I’m pro LEO but I never ever call em.

      • Robert

        Right. And what they did will solve everything. Maybe they’ll do it again. Or perhaps right in front of your house. Selfish.

        • Mark D’Ottavio

          They have, in Oakland. No problem here, I guess LEO shooting folks is okay with you. Perhaps someone you love will be MURDERED by LEO’s and perhaps you’ll get a modicum of compassion – highly doubtful.

          • Ryan

            Folks following orders and not breaking the law don’t get shot.

            I’ve never been shot, my friends haven’t, no one in my family or even extended family has. Maybe when you aren’t looking for trouble you don’t find it. Its highly doubtful it will ever happen because I’m a law abiding citizen, no “thug life” here.

          • Mark D’Ottavio

            Broad bush from a narrow mind. Easier to dismiss and hate than using reason. Again, hope you or your loved ones are not MURDERED by the police.

          • Ryan

            You keep trying to use inflammatory words like MURDERED to try and white wash every action by LEO as a negative. Talk about a broad brush from a weak mind.

            I’ve watched plenty of video where idiots get themselves in trouble by not following orders.

  • Ignatius Ibsage

    black lives splatter; the donald matters.

  • Paul

    When is the government and police going to, as a law abiding citizen and tax payer,
    going to respect my rights to go shopping, travel, etc. without all
    this protest BS going on.

  • awotter

    Because it’s more fun to protest than provide.

    • Ryan

      If they had jobs they might have had somewhere to be, like all the poor folks stuck in traffic.

  • Figjam_US

    Yes, of course black health matters (which was what was on the sign) as does everyone else. Maybe it’s more prevalent than is published but why aren’t influential blacks helping others work their way out of poverty? If they are out there working, why doesn’t it get more coverage?

    Why are republicans constantly trying to reduce the public safety net and funds to education instead of fortifying them?

    Not until we get back to acting like one society instead of so many disparate parts will we achieve greatness.

  • Bruwer

    this is 100% Democratic Party created domestic terrirorist group, key leader of the group need to jail, Period

    • Marcus

      No this group most certainly is not liberal or progressive. These people are everything progressiveness is not. They are racist bigots with no education who want to bring racism back by pointing out race. MLK (although not as great as people believe) at least believed in the idea that race should not be used as a crutch. These people would be hated by MLK and anyone who believes in equality.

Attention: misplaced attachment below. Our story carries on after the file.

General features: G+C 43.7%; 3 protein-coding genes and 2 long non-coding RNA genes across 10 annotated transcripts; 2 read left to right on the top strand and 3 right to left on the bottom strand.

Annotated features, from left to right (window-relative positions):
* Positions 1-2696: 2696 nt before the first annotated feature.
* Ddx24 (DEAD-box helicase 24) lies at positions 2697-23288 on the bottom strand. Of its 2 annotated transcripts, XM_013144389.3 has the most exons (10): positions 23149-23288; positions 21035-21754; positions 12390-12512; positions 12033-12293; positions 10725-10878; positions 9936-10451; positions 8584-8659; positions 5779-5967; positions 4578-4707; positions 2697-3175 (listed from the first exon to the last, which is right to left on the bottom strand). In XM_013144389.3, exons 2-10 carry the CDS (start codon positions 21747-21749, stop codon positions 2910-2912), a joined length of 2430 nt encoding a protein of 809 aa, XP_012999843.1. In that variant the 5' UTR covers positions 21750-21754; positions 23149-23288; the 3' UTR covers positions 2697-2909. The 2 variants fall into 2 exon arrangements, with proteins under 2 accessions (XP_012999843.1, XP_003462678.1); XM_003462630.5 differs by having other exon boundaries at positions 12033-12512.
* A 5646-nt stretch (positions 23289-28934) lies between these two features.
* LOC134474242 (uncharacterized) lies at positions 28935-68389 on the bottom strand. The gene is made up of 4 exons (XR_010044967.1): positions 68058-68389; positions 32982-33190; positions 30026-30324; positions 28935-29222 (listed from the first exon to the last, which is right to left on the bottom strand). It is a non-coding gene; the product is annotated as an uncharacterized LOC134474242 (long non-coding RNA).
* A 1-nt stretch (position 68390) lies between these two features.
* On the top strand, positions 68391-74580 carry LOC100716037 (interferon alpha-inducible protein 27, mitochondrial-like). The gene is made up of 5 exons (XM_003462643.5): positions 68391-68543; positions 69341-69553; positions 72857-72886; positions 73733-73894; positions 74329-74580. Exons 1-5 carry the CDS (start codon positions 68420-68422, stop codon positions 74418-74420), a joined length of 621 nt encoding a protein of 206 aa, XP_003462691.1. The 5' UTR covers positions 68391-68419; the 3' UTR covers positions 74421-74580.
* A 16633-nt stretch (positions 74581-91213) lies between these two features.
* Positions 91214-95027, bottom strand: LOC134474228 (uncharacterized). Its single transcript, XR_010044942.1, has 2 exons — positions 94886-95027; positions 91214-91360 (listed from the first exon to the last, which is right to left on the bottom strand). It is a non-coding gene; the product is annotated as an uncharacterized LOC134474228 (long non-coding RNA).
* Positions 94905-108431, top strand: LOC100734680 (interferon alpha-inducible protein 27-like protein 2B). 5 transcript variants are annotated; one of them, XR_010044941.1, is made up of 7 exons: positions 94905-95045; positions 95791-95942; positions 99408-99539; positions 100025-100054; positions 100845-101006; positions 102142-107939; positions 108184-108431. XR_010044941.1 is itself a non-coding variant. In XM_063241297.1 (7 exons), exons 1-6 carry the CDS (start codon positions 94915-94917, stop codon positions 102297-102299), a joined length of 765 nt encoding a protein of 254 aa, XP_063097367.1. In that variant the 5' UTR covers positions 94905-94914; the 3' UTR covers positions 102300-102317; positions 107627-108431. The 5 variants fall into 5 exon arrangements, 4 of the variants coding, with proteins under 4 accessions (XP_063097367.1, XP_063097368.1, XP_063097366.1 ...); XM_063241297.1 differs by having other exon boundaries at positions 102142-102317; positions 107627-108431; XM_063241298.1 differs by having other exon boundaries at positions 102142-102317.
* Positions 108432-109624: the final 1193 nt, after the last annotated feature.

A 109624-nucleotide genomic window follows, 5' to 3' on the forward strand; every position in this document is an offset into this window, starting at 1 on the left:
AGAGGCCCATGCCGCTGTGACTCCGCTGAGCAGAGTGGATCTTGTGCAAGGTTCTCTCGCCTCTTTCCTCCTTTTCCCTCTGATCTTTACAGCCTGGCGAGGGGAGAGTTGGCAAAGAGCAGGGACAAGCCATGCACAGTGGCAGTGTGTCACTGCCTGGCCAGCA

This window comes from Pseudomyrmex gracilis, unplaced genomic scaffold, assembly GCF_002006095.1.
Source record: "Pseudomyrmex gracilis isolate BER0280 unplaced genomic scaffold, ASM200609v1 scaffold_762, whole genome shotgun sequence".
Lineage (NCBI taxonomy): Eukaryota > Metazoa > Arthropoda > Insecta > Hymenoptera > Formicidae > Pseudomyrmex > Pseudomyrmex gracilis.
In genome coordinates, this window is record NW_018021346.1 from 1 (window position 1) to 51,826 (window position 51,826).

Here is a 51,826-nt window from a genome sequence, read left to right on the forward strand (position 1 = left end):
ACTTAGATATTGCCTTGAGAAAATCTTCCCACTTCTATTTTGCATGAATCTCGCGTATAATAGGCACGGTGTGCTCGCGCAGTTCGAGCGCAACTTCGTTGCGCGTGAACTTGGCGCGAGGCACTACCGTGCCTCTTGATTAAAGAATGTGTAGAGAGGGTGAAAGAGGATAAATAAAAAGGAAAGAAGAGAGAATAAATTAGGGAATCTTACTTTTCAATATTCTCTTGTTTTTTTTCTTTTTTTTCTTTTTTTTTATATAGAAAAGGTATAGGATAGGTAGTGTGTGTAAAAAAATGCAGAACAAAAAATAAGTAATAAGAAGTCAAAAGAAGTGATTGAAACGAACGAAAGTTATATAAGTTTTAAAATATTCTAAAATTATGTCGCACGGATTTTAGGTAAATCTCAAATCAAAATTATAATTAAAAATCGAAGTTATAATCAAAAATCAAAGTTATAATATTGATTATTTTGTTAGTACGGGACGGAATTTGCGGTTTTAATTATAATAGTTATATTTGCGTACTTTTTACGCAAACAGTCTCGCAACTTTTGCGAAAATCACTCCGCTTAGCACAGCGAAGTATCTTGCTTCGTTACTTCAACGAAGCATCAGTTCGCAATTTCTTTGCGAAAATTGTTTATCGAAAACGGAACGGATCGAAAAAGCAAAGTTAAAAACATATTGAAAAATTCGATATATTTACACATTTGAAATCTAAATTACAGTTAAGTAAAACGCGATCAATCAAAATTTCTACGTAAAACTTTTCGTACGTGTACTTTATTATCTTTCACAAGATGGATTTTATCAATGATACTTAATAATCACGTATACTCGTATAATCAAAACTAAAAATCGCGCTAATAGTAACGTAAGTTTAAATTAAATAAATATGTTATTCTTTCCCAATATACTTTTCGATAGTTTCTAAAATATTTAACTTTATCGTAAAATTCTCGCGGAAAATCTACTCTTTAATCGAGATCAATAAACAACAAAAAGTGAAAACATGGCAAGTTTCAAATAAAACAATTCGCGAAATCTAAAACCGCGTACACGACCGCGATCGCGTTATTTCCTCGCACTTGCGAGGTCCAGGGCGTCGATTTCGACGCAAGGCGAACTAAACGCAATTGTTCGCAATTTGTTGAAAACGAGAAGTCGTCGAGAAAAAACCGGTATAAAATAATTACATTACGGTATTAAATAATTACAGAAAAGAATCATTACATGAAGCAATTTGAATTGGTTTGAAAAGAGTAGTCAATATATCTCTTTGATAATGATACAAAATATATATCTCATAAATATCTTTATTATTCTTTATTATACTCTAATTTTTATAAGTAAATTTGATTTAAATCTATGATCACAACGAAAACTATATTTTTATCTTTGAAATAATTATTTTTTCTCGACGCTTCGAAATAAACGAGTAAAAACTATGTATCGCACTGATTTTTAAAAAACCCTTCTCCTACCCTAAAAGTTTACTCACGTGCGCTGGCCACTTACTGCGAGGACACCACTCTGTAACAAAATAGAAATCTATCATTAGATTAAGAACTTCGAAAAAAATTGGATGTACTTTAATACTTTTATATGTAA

They do not represent us (democrats) and are a very small minority of people akin to how republicans also include KKK members.

  • Marcus

    Please note these idiots are not liberals or progressives. Liberals believe in equality, these people want inequality in favor of specific races. They are RACISTS! They might vote democrat but they are not part of us any more than the KKK represents the republican party.

  • pfesser

    It’s really simple: put your car in low gear so that people who wish to do so can move out of the way, lock your doors and add fuel. Plow through the crowd at about 4mph, but don’t stop so that they can turn your car over. Rinse and repeat.


    Brilliant, block roads, airports, and malls and turn white people that have no problem with the black community into hating the black community just as brilliant as the blacks putting a “A” to the end of a word based in hatred and calling each other it.

  • PatrickMonkRn

    Pettus Bridge redux. Remember Selma.

  • This article was acceptable until you dragged MLK into it. Unlike anti-war protesters of yesteryear and anti-police protesters today, MLK was capable of preparing a list of specific, obtainable demands that led to an overarching goal. If you’re going to inconvenience us, fine, but don’t give us a vague goal and leave it at that.


Dan Brekke

Dan Brekke is a blogger, reporter and editor for KQED News, responsible for online breaking news coverage of topics ranging from California water issues to the Bay Area’s transportation challenges. In a newsroom career that began in Chicago in 1972, Dan has worked as a city and foreign/national editor for The San Francisco Examiner, editor at Wired News, deputy editor at Wired magazine, managing editor at TechTV as well as for several Web startups.

Since joining KQED in 2007, Dan has reported, edited and produced both radio and online features and breaking news pieces. He has shared in two Society of Professional Journalists Norcal Excellence in Journalism awards — for his 2012 reporting on a KQED Science series on water and power in California, and in 2014, for KQED’s comprehensive reporting on the south Napa earthquake.

In addition to his 44 years of on-the-job education, Dan is a lifelong student of history and is still pursuing an undergraduate degree.

Email Dan at:


Sponsored by

Become a KQED sponsor